Eliyahu Winograd, chairman of the inquiry commission, said the prime minister's declared aims in going to war - to free captured Israeli soldiers and crush Hezbollah - were "overly ambitious and impossible to achieve".
"The problem is not the leaders of Israel but instead it is the Israeli society, it is the Israelis who vote and elect those leaders..."
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The report also sharply criticised Amir Peretz, the defence minister, and Lieutenant-General Dan Halutz, the wartime military chief, but did not call for Olmert or Peretz to resign.
Israel went to war after Hezbollah fighters killed three soldiers and captured two others in a cross-border raid. In 34 days of fighting, Israel failed to return the captured soldiers, destroy Hezbollah or prevent the group from firing thousands of rockets into Israel.
Monday's report criticised Peretz for his inexperience and lack of familiarity with the army, and said Halutz "acted impulsively" and misrepresented the army's readiness.
Winograd said: "We establish that these decisions and the way they were taken suffered from the most severe failures. We put the responsibility for these failures on the prime minister, the defence minister and the former chief of staff.
"If any one of them had acted in a different, better way, the decisions and the way they were made in the period in question, as well as the results of the campaign, would have been different and better."
Although Olmert's popularity has plunged to single digits as a result of the war and a series of scandals plaguing his government, he said he would not resign the post of prime minister.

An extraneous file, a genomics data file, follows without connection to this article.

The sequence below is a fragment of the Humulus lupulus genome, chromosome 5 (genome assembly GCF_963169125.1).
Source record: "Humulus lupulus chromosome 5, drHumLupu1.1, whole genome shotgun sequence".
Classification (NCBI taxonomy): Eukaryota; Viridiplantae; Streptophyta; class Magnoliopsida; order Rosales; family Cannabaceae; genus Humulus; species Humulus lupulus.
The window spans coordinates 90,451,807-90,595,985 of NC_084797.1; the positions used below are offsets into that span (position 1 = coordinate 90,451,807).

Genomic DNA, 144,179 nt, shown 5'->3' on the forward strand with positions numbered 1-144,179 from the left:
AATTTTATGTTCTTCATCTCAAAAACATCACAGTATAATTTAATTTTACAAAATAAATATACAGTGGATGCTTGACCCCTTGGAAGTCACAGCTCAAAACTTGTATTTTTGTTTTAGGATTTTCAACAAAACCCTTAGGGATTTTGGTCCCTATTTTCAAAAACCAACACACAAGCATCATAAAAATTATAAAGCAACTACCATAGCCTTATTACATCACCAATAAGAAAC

- July 12, 2006: Hezbollah fighters crossed into Israel, killing eight soldiers and capturing two others.
Ehud Olmert called the action an act of war and blamed the Beirut government.
- July 13: Israel launched air strikes on Beirut's International Airport, the first of many attacks on Lebanon's civilian infrastructure.
Hezbollah started a series of rocket attacks, hitting Haifa in northern Israel.
- July 14: Israeli planes bombed the Beirut offices of Hezbollah leader Hassan Nasrallah.
The next day air strikes were extended to other cities starting with Tripoli.
- July 30: An Israeli raid on a building housing refugees in Qana in southern Lebanon killed at least 28.
- August 14: With Israeli troops still in position in southern Lebanon, a UN-brokered ceasefire came into force.
By then more than a thousand Lebanese civilians had been killed as well as 39 Israeli civilians and 119 soldiers.
In a brief televised statement from his office on Monday, he said: "It would not be correct to resign."
Instead, he said, he would work to implement the conclusions of the inquiry report, calling a special cabinet session for Wednesday to begin the work.
The full commission report is to be released in a couple of months.
Jacky Rowland, Al Jazeera's correspondent in Jerusalem, said: "The wording of the report was much more severe than was expected.
"We understand that even people in the prime minister's circle were shocked."
The report covers the first six days of the war, when Israel battered Lebanon with massive air strikes as Hezbollah pounded Israel with rockets. The report also looks at developments in the six years leading up to the conflict, beginning with Israel's pullout from southern Lebanon in 2000 and tracing Hezbollah's build-up along the border.
A rally calling for Olmert and his government to quit was planned for Thursday in Tel Aviv. The demonstration was being organised by a former general, military reservists who fought in the war and parents of soldiers killed in the conflict.
Rowland said the report is likely to damage Olmert's standing further.
"One newspaper said his standing was somewhere between critical and terminal," she said.
The report's harshest criticism though, is reserved for Halutz, who has already resigned, Rowland said.
At least 1,200 Lebanese, including an estimated 270 Hezbollah fighters were killed in the summer war, as well as 119 Israeli soldiers and 39 civilians.